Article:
Chapter 12, entitled Literacy in Adulthood: Reading in Two Languages shows how difficult it is to draw broad and binding conclusions about proficiency and efficiency in adult readers. In addition to accounting for individual speakers’ biographical information, researchers must also consider the syntactic properties of the languages spoken and the attendant cross-language effects as well as the cognitive strategies used in language selection. This reflection by Kroll, Gullifer and Zirnstein.focuses on pertinent research.

Section IV On the Cognitive Effects of Bilingualism

This section begins with a recapitulation of significant research findings on the process of bilingual language acquisition. Agnes Melinda Kovacs hearkens back to papers by Werner F. Leopold (1978) and Virginia Volterra and Traute Taeschner (1978) in alerting readers to the fact that bilingual infants initially have “a single language system for both languages” (p. 249). Volterra & Taeshner’s three-stage model of the development of bilingualism (which is here merely alluded to) was derived, in part, from longitudinal work Leopold conducted on his own daughter, Hildegard. These early works are well worth a view for those who wish to retrace the path that the field of language and cognition has taken in the past half a century. Kovacs’s chapter is a decent enough primer.

Elena Nicoladis picks up the baton in Chapter 14, where she discusses bilingualism in childhood and ponders whether children actually think differently when engaging their two languages and whether their cognitive development is significantly different from that of monolinguals. Max R. Freeman, Anthony Shook and Viorica Marian’s chapter on the Cognitive and Emotional Effects of Bilingualism in Adulthood clearly articulates the manner in which cognitive control, with its attendant interference suppression and response inhibition mechanisms, is a defining factor in our daily functioning. They explain how bilingualism promotes cognitive control and enhances the overall cognitive reserve, thus helping to stave off the onset of geriatric neurological disorders, such as Alzheimer’s disease. This theme is carried on in the ensuing chapter by Hilary D. Duncan and Natalie A. Phillips.

In The Contribution of Bilingualism to Cognitive Reserve in Healthy Aging and Dementia, Duncan and Phillips define some key concepts and then mostly summarise the findings of others who have explored the many facets of senescence and memory, dementia, executive control and language. They refer to persuasive findings by Chertkow et al. (2010) that suggest that immigrants enjoy more cognitive vitality than non-immigrants. Chertkow et al.’s research was based on patient data gathered at their memory clinic in Montreal, Canada, whereby they had access not only to English-French bilinguals, but also to multilingual immigrants. They found that bilingualism alone does not offer a protective shield from Alzheimer’s disease; however, immigrants, particularly those who spoke four or more languages, had a delayed age of symptom onset. This is but one of the insightful studies that Duncan and Phillips include in their synopsis of the state of affairs in the area of aging and bilingualism.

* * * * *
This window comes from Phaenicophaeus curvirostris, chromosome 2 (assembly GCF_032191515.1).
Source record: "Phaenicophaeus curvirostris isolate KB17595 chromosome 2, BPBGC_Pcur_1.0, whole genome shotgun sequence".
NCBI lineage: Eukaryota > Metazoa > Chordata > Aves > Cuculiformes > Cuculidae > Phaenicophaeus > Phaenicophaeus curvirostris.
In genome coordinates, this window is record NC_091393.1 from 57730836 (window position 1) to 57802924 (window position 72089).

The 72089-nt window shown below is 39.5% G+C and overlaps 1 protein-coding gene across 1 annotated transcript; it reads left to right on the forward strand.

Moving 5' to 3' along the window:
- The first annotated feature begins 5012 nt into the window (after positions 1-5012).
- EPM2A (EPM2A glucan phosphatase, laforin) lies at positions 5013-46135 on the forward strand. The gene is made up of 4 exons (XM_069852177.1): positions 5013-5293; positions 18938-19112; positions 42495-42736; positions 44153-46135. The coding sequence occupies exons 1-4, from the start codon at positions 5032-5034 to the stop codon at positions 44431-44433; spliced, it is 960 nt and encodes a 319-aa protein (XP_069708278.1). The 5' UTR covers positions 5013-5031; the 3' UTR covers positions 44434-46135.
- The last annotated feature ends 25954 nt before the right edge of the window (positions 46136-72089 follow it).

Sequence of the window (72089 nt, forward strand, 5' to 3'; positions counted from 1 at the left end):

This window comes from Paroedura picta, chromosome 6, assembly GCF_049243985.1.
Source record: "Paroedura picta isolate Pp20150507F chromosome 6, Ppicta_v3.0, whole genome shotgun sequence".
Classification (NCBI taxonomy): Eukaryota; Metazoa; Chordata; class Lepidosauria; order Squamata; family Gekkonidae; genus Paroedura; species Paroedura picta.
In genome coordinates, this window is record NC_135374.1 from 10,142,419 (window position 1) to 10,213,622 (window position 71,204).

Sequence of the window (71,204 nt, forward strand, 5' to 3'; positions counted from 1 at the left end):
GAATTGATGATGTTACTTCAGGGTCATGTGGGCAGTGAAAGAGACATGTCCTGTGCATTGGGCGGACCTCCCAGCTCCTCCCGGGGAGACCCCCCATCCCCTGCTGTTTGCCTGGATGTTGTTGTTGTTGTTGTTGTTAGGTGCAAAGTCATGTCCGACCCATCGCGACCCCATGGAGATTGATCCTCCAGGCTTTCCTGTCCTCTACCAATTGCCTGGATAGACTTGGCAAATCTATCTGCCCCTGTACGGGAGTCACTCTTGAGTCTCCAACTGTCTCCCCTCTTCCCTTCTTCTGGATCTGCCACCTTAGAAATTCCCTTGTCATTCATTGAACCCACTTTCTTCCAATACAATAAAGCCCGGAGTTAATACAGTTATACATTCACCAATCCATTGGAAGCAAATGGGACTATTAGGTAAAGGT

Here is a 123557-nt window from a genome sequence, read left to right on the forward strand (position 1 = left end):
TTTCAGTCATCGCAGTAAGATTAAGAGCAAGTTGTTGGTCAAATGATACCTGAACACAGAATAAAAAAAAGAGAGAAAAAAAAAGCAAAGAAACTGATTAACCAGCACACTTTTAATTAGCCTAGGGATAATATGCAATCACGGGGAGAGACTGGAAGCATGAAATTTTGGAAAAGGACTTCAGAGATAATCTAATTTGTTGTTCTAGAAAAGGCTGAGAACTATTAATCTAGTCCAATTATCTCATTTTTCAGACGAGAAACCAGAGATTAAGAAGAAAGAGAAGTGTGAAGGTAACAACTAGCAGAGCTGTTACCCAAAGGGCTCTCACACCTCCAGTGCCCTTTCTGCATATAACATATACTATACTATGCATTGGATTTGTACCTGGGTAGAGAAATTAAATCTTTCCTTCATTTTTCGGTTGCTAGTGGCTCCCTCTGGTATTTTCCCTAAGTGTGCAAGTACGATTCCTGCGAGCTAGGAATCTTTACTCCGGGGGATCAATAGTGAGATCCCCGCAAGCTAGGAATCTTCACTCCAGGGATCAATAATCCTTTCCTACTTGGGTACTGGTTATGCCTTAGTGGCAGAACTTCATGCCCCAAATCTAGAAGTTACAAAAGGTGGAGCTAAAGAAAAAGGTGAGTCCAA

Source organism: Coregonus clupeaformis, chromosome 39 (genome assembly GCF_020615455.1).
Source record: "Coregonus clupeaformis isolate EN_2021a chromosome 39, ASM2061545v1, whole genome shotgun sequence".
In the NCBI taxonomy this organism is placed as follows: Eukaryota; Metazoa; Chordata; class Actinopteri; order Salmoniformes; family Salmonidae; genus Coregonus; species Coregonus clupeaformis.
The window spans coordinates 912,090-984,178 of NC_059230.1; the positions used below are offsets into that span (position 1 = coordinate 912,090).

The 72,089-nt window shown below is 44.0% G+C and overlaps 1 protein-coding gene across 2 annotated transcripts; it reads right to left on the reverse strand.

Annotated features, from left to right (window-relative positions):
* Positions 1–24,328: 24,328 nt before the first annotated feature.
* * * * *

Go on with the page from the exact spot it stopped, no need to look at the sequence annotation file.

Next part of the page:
Section V Conclusion

As to be expected, the conclusion is a concise summary of the themes presented in the volume.

EVALUATION

From the outset, the editors indicate that their aim is to “present the latest research on bilingualism”; yet the simultaneous positioning of the work as a text for students of various related disciplines (such as the aforementioned linguistics and education) means that in more than a few chapters, much space is in fact dedicated to establishing first principles or giving accounts of how we came to know what we know about variability, input, codeswitching, attrition and other aspects of bilingualism. A case in point is Elena Nicoladis’s chapter entitled Bilingual Speakers’ Cognitive Development in Childhood wherein the cognitive flexibility of bilingual children is described. Using a narrative form that is replete with examples, the writer explains key principles of bilingualism succinctly, covering factors such as interaction, phonology and theory of mind. However, the new research findings that editors Nicoladis and Montanari have promised in the introduction are somewhat wanting in places.

Overall, all fifteen substantive chapters have much to commend them, for students and scholars alike are presented with a précis of the key points that have emerged from research into bilingualism across the lifespan.

REFERENCES

Chertkow H, Whitehead V, Phillips N, Wolfson C, Atherton J, Bergman H. 2010. Bilingualism (but not always bilingualism) delays the onset of Alzheimer disease: Evidence from a bilingual community. Alzheimer Disease Associated Disorders, 24 (2) (2010): 118-125. doi: 10.1097/WAD.0b013e3181ca1221

Leopold, W. (1978). A child’s learning of two languages. In E. Hatch (Ed.), Second Language Acquisition: A Book of Readings (p. 23–32). Rowley, MA: Newbury House.

Volterra, V., Taeschner, T. (1978). The acquisition and development of language by bilingual children. Journal of Child Language, 5, pp. 311-326. Reprinted (2007) in In L. Wei (ed) The bilingual reader, 301 - 320. New York: Routledge.
 
ABOUT THE REVIEWER:
Prue Goredema, MBS is a lecturer and researcher in Second Language Acquisition Theory at Technische Universität Chemnitz, Germany. Her work covers TESOL Methodology, eLearning and Curriculum Planning & Materials Development.

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Format: Paperback
ISBN-13: 9783110610468
Pages: 353